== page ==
Today's News

  • New Mexico Senate leader to wait on lawmaker’s fate

    SANTA FE (AP) — New Mexico legislative leaders apparently will take a wait-and-see approach on whether embattled Democratic Sen. Richard Martinez gets to keep his post on a key Senate committee.
    Senate President Pro Tem Mary Kay Papen tells the Albuquerque Journal that Senate leaders are waiting for a resolution in Martinez’s court case on drunken driving charges.
    Martinez pleaded not guilty to aggravated DWI and reckless driving charges following a June arrest. Police said he slammed into the back of another vehicle that was stopped at a red light in Española.
    Police lapel video showed Martinez responding to officers with slurred speech following the crash. He refused a breath test to determine his blood-alcohol level.
    Martinez said after a recent court hearing that he has no plans to resign, even if convicted.
    A retired Rio Arriba County magistrate judge, Martinez is chair of the Senate Judiciary Committee. The veteran senator said he feels he can still serve ably as chairman, suggesting the experience could end up making him a “better senator.”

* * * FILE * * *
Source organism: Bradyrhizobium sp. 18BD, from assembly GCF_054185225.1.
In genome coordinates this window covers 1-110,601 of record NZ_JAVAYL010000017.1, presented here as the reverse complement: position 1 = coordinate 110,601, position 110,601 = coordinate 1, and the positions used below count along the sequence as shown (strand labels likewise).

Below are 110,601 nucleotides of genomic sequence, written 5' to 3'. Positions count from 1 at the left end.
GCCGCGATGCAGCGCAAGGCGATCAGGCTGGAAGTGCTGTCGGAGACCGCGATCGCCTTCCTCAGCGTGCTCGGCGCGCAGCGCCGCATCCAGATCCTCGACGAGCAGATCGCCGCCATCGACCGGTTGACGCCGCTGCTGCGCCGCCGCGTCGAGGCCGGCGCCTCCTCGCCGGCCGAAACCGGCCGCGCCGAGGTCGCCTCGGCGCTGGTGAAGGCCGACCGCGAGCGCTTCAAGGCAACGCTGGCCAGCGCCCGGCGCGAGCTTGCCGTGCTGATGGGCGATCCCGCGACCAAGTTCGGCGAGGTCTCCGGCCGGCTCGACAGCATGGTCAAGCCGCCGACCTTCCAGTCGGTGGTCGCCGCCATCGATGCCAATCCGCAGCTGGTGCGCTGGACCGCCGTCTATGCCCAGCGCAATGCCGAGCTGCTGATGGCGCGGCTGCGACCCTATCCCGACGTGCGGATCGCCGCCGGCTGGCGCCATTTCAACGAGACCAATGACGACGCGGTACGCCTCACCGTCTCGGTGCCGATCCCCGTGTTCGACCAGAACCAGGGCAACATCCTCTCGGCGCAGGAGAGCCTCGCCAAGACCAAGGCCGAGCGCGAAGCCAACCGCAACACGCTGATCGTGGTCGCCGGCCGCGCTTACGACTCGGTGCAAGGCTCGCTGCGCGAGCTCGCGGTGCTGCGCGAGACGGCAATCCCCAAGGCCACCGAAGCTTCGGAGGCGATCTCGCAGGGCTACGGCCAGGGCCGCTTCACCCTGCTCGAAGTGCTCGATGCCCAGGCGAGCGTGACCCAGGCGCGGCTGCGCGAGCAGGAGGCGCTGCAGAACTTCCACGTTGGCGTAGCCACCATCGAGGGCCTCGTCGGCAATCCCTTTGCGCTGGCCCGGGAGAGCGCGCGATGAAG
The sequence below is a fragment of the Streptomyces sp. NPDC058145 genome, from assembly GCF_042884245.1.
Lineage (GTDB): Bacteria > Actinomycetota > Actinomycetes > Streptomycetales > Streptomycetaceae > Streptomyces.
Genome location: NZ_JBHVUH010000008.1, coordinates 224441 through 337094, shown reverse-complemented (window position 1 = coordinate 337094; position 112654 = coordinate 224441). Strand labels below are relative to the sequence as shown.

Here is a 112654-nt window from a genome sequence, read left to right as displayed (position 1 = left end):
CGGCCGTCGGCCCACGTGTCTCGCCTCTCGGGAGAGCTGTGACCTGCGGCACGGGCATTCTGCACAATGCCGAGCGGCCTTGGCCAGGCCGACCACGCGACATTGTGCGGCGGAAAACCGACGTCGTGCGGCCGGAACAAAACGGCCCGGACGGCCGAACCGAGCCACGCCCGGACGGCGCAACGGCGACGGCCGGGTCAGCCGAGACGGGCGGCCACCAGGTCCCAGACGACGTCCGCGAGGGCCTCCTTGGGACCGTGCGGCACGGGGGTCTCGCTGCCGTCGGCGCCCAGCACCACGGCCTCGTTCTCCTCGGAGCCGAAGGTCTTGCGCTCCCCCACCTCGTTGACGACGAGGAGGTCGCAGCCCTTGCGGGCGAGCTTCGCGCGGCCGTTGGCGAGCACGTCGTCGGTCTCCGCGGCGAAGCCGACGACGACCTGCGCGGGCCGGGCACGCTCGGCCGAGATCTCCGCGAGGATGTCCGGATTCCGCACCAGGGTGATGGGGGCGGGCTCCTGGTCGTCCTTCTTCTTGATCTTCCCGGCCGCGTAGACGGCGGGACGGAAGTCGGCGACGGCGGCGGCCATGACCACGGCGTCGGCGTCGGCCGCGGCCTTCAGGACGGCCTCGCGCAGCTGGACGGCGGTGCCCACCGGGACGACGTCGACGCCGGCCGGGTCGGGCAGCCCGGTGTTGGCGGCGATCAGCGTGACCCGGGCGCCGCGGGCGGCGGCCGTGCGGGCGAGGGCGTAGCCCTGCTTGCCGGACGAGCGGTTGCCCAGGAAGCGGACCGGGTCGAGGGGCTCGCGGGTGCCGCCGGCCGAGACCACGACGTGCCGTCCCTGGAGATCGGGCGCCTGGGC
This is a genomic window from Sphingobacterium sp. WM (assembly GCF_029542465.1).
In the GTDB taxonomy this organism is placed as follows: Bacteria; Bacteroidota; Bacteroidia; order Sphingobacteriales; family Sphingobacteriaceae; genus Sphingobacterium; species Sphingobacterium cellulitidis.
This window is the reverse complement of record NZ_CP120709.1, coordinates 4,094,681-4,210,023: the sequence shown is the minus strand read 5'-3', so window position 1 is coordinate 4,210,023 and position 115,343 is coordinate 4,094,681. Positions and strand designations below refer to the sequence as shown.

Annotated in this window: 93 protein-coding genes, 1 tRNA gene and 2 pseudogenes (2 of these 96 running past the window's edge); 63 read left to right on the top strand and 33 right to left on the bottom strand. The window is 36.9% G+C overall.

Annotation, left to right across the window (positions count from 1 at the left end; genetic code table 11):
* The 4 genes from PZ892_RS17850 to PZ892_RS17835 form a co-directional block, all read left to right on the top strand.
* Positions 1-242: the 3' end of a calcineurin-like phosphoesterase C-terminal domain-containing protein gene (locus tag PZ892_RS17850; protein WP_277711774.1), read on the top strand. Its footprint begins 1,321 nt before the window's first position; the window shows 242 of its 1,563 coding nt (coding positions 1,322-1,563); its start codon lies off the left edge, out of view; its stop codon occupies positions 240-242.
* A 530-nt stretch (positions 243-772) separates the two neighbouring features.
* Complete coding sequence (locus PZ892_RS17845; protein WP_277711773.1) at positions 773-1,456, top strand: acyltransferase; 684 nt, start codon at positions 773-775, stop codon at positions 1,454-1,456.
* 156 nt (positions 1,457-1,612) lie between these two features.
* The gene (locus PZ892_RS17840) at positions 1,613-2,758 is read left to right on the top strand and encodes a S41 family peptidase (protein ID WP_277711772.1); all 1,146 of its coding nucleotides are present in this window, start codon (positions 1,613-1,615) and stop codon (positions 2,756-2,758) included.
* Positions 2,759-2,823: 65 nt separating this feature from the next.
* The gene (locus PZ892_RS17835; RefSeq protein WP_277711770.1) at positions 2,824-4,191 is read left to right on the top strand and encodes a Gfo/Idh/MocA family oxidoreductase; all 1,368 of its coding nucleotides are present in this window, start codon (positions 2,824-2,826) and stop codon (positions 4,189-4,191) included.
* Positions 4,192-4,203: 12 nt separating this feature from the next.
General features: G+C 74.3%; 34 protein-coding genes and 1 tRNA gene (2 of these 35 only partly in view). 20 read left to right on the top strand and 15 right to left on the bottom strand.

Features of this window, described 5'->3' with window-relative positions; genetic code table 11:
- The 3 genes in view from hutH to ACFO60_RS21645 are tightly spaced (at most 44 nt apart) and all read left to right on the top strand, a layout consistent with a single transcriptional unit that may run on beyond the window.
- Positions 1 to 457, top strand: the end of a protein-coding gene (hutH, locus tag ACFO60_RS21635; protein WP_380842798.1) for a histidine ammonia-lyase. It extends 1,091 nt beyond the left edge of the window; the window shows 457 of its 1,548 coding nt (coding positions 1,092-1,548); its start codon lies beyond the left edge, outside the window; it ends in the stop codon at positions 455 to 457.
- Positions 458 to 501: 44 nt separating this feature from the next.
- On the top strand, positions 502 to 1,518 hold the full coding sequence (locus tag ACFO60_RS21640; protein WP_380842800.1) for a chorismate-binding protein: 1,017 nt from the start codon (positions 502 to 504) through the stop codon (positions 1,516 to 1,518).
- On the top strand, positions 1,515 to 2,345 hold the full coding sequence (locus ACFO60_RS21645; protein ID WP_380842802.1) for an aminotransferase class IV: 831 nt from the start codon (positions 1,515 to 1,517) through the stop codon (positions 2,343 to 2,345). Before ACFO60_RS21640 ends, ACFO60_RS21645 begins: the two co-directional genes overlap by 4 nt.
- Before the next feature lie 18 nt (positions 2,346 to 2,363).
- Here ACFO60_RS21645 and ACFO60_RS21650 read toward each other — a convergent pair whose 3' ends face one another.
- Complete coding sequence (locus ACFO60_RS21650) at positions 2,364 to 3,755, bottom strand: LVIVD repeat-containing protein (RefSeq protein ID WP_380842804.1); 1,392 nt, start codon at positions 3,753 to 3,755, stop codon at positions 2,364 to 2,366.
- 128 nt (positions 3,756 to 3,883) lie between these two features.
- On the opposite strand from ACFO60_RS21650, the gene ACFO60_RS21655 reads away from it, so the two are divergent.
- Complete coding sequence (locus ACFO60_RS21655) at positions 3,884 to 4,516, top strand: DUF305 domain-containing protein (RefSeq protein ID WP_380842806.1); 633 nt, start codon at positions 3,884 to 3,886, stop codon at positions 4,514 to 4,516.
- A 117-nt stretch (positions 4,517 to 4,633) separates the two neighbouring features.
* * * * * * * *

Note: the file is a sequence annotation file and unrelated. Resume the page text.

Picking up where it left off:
Ultimately, the decision on whether Martinez retains his chairmanship will be made by the Senate Committees’ Committee, an 11-member group that includes top-ranking senators from both political parties.

  • County settles IPRA lawsuit

    The insurance company for Los Alamos County, New Mexico Self Insurer’s Fund, settled a three-year lawsuit with former resident Patrick Brenner on Aug. 1, according to court documents.

    In 2017, Brenner sued the Los Alamos County Council and the county public records custodian, Barb Ricci, for allegedly denying Brenner access to emails written by former county councilors.

    One councilor, Susan O’Leary, said she would not hand over the emails because they were on a private email account.